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Dihydroxyacetone phosphate (GrnP) acyltransferase and alkyl-GrnP synthase are the key enzymes involved in the biosynthesis of ether phospholipids. Both enzymes are located on the inside of the peroxisomal membrane. Here we report evidence for a direct interaction between these enzymes obtained by the use of chemical cross-linking. After cross-linking and immunoblot analysis alkyl-GrnP synthase could be detected in a 210-kDa complex which was located entirely on the lumenal side of the peroxisomal membrane. Two-dimensional SDS/PAGE demonstrated that GrnP-acyltransferase is also cross-linked in a 210-kDa complex. Co-immunoprecipitation confirmed that the two enzymes interact, in a heterotrimeric complex. Furthermore, alkyl-GrnP synthase can form a homotrimeric complex in the absence of GrnP-acyltransferase as was demonstrated by immunoblot analysis after cross-linking experiments with either GrnP-acyltransferase deficient human fibroblast homogenates or recombinant (His)6-tagged alkyl-GrnP synthase. We conclude that alkyl-GrnP synthase interacts selectively with GrnP-acyltransferase in a heterotrimeric complex and in the absence of GrnP-acyltransferase can also form a homotrimeric complex.
Ether phospholipids are a special class of phospholipids which can be divided in two groups. The first group has a saturated ether linkage at the sn-1-position of the glycerol moiety, whereas the second group, also known by their trivial name plasmalogens, has an α,β-unsaturated ether linkage at that position. Although ether phospholipids make up a considerable portion of the phospholipid mass in mammals little is known about their physiological function . Proposed functions include a role in signal transduction , prostaglandin production and arachidonic acid metabolism , protection against reactive oxygen species  and protein secretion .
The biosynthesis of ether phospholipids in higher organisms starts with the acylation of dihydroxyacetonephosphate (GrnP) by GrnP-acyltransferase to form acyl-GrnP[6,7]. The acyl moiety is then replaced by a long chain fatty alcohol yielding alkyl-GrnP. This reaction, in which the ether linkage is introduced, is catalysed by alkyl-GrnP synthase [6,7]. Biochemical as well as immunocytochemical experiments have shown that these enzymes appear to be membrane-bound and are localized entirely on the lumenal side of the peroxisomal membrane [8–11].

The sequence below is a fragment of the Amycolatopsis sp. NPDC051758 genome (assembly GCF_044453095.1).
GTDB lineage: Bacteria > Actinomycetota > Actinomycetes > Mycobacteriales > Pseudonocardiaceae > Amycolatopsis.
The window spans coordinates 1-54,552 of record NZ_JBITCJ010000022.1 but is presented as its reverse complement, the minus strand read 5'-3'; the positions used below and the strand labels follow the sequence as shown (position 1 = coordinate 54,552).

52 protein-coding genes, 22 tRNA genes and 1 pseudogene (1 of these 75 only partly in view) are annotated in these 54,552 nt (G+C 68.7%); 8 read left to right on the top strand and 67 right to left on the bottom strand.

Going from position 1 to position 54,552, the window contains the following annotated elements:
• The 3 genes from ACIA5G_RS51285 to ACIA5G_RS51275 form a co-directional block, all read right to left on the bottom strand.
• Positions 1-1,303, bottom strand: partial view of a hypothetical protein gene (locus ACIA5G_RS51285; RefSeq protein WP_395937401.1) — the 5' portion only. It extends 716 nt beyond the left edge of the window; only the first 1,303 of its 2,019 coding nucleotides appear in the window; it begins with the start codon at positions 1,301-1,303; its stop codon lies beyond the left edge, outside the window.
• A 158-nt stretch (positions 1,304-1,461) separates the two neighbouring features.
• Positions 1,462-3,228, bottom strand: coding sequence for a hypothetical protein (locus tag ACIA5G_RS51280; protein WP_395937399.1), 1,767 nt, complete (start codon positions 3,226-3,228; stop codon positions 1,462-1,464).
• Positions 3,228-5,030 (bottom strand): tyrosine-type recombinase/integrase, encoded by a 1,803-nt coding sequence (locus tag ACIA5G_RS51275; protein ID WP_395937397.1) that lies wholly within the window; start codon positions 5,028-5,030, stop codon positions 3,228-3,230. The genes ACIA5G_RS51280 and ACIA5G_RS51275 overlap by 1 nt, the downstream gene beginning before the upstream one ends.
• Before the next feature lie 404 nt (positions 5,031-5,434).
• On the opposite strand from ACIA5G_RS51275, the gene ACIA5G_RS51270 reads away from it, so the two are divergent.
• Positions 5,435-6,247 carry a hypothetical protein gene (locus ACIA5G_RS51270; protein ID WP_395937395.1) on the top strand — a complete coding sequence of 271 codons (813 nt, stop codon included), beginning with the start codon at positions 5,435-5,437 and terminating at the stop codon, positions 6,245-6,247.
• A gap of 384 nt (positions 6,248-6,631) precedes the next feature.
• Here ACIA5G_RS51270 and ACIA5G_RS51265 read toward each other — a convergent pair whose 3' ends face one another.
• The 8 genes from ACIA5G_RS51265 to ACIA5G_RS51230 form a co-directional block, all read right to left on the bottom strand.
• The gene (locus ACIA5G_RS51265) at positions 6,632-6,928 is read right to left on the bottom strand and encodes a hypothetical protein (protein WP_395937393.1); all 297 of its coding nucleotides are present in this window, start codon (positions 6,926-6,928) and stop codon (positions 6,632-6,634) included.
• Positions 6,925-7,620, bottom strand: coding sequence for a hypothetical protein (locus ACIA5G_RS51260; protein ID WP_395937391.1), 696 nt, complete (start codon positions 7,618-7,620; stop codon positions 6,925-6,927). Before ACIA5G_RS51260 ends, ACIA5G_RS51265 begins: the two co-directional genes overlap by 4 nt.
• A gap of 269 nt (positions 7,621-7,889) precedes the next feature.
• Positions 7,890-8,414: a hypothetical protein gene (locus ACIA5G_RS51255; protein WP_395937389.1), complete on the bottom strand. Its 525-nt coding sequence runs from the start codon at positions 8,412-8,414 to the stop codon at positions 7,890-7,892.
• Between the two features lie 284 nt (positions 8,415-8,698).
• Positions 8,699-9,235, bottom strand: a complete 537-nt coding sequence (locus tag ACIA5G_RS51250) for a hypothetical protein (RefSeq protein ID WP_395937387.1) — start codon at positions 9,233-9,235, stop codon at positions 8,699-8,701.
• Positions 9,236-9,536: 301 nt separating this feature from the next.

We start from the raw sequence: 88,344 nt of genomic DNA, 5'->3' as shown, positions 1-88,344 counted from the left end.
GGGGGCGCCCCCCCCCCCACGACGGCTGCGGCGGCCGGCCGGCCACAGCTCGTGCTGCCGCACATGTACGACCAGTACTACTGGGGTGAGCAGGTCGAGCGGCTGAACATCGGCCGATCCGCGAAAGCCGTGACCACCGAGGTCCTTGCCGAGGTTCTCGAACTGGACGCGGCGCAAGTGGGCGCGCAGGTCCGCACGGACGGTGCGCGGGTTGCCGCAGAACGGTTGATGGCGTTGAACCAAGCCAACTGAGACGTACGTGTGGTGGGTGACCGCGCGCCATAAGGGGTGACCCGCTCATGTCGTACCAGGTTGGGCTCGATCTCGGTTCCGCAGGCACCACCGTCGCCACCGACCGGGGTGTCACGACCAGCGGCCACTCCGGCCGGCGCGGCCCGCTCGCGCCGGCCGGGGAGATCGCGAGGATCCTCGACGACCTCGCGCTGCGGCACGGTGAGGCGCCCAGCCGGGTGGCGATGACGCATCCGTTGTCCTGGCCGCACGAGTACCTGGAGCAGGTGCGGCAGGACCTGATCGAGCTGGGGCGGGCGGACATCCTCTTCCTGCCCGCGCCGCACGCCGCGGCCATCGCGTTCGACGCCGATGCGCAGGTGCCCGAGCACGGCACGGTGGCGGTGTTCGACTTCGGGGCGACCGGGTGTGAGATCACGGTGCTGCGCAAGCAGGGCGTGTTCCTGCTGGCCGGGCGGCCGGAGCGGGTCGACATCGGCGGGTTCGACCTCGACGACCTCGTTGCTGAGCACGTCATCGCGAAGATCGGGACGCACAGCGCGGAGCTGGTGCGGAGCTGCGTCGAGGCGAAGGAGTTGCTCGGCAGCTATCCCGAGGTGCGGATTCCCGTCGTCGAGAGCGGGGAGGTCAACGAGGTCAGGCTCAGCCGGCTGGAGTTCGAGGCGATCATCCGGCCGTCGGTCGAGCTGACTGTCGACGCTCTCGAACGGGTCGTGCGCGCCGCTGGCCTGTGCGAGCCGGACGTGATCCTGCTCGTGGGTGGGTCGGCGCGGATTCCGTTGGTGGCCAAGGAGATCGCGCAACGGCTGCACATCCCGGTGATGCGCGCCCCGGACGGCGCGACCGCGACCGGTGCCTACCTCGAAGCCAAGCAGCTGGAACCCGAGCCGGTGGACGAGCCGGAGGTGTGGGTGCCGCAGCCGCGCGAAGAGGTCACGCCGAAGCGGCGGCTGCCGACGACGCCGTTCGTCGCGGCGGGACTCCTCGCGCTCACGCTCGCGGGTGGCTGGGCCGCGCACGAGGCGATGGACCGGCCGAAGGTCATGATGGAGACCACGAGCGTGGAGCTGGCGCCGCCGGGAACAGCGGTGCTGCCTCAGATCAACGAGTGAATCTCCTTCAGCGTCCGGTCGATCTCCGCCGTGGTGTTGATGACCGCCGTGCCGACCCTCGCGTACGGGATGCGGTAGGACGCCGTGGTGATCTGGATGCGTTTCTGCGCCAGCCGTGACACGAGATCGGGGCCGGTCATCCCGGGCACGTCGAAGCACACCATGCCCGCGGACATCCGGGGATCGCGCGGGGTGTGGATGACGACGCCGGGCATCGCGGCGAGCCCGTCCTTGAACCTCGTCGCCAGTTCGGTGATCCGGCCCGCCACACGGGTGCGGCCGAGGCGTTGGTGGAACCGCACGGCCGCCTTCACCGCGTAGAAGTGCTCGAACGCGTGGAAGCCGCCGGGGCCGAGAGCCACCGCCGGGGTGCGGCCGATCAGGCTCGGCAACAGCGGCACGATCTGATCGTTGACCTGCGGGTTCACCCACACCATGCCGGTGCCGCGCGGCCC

The important role of peroxisomes in ether phospholipid biosynthesis in humans is emphasized by the deficiency of ether phospholipids in a group of genetic diseases called peroxisomal disorders . These disorders can be subdivided into three groups depending on whether there is a generalized (group A), multiple (group B) or single loss (group C) of peroxisomal functions . The Zellweger syndrome, the most well known representative of all peroxisomal disorders, is characterized by an accumulation of very long chain fatty acids, pristanic acids, phytanic acids and bile acid intermediates and by the absence of ether phospholipids and morphologically detectable peroxisomes [14–16].
In Rhizomelic chondrodysplasia punctata (RCDP), an example of group B peroxisomal disorders, peroxisomes are morphologically intact but five biochemical abnormalities are found including a deficiency of GrnP-acyltransferase, alkyl-GrnP synthase, phytanoyl-CoA hydroxylase and mevalonate kinase and the absence of the mature form of peroxisomal 3-ketoacyl-CoA thiolase [17,18]. Because the genetic defect in RCDP is a mutation in the receptor for the peroxisomal targeting signal (PTS)2 [19–21], it is likely that the enzymatic deficiencies found are due to the inability of peroxisomes to import PTS2-containing proteins. The molecular cloning of the cDNAs of alkyl-GrnP synthase [22,23], phytanoyl-CoA hydroxylase [24,25] and peroxisomal 3-ketoacyl-CoA thiolase  indeed revealed the presence of a cleavable presequence, containing the PTS2 signal, and explained their deficiency in RCDP.